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Per Deuteronomy 21, when a corpse is found in the wilderness, an elaborate ceremony ensues that is clearly intended to disrupt the regular routines of the townspeople living nearby. The judges and elders determine which city is closest to the crime scene, and the elders of that city take a young calf, which has never been yoked, to a dismal valley, which could never sustain agricultural life, where they break the calf's neck. The Levites then arrive to observe the elders washing their hands over the bloody calf and declaring, "Our hands did not spill this blood, nor did our eyes perceive it. Therefore, God, forgive your people Israel, whom You redeemed, and do not allow innocent blood to flow amongst your nation, and let this blood atone for them."

 

Posted on: December 30th, 2009

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Sotheby's recent annual auction of Israeli art was given an extra dimension this year with a large selection from the Phoenix Insurance Company, Ltd.'s collection - one of the largest, most comprehensive collections of Israeli art in the world, spanning from the founding of the Bezalel Academy of Art and Design in Jerusalem in 1906 through to the present day. The selection at Sotheby's did not include this entire range. It was limited to smaller, more accessible works (there were no purely conceptual works, for example), and contained almost no sculpture, with the notable exception of Israel Prize-winner Danziger's brass Chariot.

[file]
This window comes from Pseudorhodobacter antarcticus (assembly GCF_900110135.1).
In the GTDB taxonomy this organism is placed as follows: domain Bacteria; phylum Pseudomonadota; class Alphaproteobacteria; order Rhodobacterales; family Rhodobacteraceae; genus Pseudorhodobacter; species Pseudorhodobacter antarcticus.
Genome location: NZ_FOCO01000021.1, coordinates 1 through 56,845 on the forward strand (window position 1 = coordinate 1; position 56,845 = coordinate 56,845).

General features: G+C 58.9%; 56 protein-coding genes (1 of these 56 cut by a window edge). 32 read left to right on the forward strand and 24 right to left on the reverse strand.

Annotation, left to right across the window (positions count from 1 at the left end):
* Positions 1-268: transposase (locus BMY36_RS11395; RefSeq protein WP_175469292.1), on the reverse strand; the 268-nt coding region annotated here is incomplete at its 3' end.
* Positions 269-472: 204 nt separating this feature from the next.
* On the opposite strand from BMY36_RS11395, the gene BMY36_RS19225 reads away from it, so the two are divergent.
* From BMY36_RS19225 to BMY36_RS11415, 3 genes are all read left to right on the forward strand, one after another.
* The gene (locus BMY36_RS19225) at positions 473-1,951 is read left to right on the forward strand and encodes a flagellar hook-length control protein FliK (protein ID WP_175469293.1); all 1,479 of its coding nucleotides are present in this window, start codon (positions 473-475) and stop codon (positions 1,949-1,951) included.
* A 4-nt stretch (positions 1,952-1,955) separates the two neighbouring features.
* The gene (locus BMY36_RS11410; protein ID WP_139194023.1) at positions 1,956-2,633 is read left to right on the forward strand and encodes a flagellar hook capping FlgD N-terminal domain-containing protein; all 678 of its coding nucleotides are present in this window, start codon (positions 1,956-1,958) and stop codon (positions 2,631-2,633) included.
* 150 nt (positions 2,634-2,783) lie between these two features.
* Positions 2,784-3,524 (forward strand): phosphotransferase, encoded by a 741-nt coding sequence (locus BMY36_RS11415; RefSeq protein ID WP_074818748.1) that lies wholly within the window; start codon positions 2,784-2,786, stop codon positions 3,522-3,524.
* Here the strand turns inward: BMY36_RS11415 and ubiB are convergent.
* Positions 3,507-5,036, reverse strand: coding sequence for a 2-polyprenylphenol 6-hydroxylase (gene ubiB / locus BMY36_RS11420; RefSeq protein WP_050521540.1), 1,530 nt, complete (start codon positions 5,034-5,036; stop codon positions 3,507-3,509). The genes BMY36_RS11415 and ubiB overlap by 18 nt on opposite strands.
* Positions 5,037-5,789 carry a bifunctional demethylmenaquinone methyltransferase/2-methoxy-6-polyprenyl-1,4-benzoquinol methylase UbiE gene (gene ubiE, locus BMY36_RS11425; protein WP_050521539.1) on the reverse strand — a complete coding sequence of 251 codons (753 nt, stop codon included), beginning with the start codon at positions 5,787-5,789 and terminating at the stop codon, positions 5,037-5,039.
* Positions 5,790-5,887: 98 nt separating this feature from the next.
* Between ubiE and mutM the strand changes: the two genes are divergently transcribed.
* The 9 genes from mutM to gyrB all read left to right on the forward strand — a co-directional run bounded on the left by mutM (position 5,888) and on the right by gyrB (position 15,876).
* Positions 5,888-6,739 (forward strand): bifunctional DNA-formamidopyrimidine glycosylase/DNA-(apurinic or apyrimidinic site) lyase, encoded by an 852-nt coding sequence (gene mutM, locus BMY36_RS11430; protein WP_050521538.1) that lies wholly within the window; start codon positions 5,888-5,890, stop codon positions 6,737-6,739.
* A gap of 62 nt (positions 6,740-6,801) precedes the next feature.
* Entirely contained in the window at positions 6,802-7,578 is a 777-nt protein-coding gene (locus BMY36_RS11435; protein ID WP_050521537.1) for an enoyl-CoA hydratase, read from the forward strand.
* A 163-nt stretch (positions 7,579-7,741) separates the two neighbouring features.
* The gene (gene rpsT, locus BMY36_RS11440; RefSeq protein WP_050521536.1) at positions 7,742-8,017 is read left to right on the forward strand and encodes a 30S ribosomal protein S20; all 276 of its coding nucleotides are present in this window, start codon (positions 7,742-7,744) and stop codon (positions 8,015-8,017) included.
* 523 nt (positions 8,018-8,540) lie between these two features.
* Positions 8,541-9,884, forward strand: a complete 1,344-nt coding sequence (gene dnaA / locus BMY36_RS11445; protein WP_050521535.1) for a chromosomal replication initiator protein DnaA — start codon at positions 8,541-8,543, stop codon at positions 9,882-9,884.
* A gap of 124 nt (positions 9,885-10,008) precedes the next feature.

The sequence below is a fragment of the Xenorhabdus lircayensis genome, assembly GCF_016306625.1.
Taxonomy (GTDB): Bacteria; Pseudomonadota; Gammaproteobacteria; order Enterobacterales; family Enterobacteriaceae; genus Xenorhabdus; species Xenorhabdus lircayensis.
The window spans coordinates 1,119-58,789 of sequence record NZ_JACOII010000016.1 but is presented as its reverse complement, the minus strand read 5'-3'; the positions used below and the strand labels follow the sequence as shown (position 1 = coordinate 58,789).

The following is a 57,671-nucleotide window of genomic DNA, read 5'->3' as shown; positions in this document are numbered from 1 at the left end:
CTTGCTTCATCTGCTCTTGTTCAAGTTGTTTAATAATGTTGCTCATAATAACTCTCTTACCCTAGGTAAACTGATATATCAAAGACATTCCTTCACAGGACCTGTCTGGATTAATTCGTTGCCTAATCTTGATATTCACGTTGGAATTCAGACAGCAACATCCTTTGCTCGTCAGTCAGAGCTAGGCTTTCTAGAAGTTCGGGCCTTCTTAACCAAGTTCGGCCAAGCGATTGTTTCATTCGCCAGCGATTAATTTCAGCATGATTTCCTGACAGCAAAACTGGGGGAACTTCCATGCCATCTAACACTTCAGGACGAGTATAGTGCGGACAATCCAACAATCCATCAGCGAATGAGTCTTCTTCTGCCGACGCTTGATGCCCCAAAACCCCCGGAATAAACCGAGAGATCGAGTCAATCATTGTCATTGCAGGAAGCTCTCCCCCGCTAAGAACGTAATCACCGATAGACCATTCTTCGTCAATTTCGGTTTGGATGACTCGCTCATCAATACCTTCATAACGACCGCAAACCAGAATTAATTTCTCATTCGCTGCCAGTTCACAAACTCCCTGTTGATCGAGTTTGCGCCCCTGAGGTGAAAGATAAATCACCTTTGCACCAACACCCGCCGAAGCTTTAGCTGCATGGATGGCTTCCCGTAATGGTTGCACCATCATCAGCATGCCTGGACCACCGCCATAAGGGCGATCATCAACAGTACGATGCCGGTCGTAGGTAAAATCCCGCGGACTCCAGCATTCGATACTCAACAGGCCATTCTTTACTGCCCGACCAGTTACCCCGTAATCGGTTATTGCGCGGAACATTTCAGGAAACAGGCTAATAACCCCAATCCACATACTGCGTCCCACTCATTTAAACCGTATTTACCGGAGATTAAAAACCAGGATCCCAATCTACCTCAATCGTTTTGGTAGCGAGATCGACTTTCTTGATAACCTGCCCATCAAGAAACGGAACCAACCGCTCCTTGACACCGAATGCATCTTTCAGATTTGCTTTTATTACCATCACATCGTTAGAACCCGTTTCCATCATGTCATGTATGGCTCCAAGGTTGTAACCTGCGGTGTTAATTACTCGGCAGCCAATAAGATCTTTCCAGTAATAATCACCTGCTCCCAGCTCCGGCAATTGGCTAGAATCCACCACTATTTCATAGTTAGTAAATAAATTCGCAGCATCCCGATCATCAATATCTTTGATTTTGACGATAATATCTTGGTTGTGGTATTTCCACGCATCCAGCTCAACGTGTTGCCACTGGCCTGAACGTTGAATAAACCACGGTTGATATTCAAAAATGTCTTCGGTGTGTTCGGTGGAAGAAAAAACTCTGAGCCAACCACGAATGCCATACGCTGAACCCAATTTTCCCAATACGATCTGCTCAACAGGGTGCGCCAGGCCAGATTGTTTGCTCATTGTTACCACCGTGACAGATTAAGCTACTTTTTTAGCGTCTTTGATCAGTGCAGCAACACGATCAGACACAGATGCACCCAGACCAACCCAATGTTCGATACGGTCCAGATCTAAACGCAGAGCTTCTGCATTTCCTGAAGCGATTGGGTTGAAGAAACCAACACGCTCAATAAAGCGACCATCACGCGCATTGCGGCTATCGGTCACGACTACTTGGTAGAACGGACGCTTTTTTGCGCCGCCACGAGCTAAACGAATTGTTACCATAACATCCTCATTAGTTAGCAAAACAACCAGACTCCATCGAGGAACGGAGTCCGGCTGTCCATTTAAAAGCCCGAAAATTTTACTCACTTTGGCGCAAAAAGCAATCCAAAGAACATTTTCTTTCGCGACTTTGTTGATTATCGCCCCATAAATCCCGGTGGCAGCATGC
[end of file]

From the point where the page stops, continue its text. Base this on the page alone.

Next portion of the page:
Posted on: December 23rd, 2009

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A blue-skinned woman with at least one wing carries a caged dove in her right hand and has just released a golden bird from her other hand. Her hair is covered by a shawl that rests over a curved dagger (like the Yemenite jambiya) with a sheath decorated with the stars and stripes of the American flag. A corner of the shawl becomes a pair of tzitzit whose strings are wrapped around a lion's arms and midsection, perhaps restraining it. The woman, who represents a self-portrait of the artist Siona Benjamin, stands on a white ball, which unravels to reveal not string but floral patterns that border the painting. Beneath her yellow skirt, the woman wears striped pants that evoke either the uniform of a prisoner or a concentration camp inmate.